The Unholy Alliance Among Trump, Kavanaugh and the Evangelicals

Source: Truthdig

Donald Trump’s nomination of Brett Kavanaugh to the Supreme Court is a gift to evangelical Christians. It was their ardent hope the president would pick a justice friendly to their cause that drove many evangelicals to vote for Trump in the first place. As Ed Stetzer, writing in Christianity Today, put it: “It’s the Supreme Court, stupid.” Stetzer’s piece was published in early 2017 after Trump nominated Neil Gorsuch to the position Republicans had blockedPresident Barack Obama from filling with his own nominee. Stetzer wrote, “Simply put, the Supreme Court is the reason that many Evangelicals voted for Trump.” By swallowing their moral standards and voting for a president who violates so many evangelical sensibilities, religious conservatives may achieve—if Kavanaugh is confirmed—a 5-4 hard-right majority on the court for decades.

Evangelical leader Franklin Graham (Billy Graham’s son) posted to his Facebook page a month before the 2016 election: “The most important issue of this election is the Supreme Court. That impacts everything.” Appearing critical of both major party presidential nominees, he added, “There’s no question, Trump and [Hillary] Clinton scandals might be news for the moment, but who they appoint to the Supreme Court will remake the fabric of our society for our children and our grandchildren, for generations to come.”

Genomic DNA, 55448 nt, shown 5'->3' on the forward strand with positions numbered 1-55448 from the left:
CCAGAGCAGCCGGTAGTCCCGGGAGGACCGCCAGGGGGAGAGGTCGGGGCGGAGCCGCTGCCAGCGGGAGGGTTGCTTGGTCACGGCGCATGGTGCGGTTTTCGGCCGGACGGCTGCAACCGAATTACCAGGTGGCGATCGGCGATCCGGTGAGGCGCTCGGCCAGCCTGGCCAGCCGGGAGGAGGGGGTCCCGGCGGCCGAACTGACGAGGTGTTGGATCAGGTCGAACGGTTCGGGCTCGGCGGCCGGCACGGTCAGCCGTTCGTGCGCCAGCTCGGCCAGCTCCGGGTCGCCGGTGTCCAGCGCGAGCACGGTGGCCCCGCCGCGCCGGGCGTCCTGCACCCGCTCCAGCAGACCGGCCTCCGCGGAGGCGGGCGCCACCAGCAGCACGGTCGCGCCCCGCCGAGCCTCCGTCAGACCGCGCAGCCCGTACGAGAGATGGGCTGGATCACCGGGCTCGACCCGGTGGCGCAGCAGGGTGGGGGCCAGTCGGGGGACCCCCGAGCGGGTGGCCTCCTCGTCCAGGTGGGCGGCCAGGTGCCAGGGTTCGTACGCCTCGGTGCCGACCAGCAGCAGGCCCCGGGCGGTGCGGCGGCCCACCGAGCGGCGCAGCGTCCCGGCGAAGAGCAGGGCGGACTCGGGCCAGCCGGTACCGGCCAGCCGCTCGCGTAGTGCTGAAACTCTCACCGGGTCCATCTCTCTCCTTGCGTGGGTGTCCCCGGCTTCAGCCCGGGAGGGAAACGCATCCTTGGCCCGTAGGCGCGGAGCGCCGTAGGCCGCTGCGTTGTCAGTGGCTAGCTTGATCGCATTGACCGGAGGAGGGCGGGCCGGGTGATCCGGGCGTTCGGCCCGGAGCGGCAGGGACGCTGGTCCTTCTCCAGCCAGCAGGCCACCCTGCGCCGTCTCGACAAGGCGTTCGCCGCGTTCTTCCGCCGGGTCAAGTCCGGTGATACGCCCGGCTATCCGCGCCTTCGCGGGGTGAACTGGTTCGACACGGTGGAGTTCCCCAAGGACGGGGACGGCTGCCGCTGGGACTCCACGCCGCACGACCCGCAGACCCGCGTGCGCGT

In an interview on NPR, another evangelical American, Karen Swallow Prior of Liberty University, concurred with Graham as she explained how easy it was for Christian conservatives to become Trump’s bedfellows in order to make long-term gains on the Supreme Court. Even though she hopes for “better candidates” than Trump in the future, she was confident Kavanaugh “would uphold the dignity of human life—of all human life.” And that apparently has made tolerating the Trump presidency worth it.

Trump won 81 percent of the white evangelical vote in 2016, according to the Pew Research Center. This was a higher percentage than the last three Republican presidential nominees—Mitt Romney, John McCain and George W. Bush—despite the fact Trump was the least likely to embody the actual values this demographic claims to uphold. But knowing their political support would be crucial to his election, Trump courted evangelicals ahead of the election, emphasizing he would have the power as president to appoint at least one Supreme Court justice. With the ill-timed retirement of Justice Anthony Kennedy, evangelicals who backed Trump are being granted a two-for-one deal. Their compromise with the devil is paying off.

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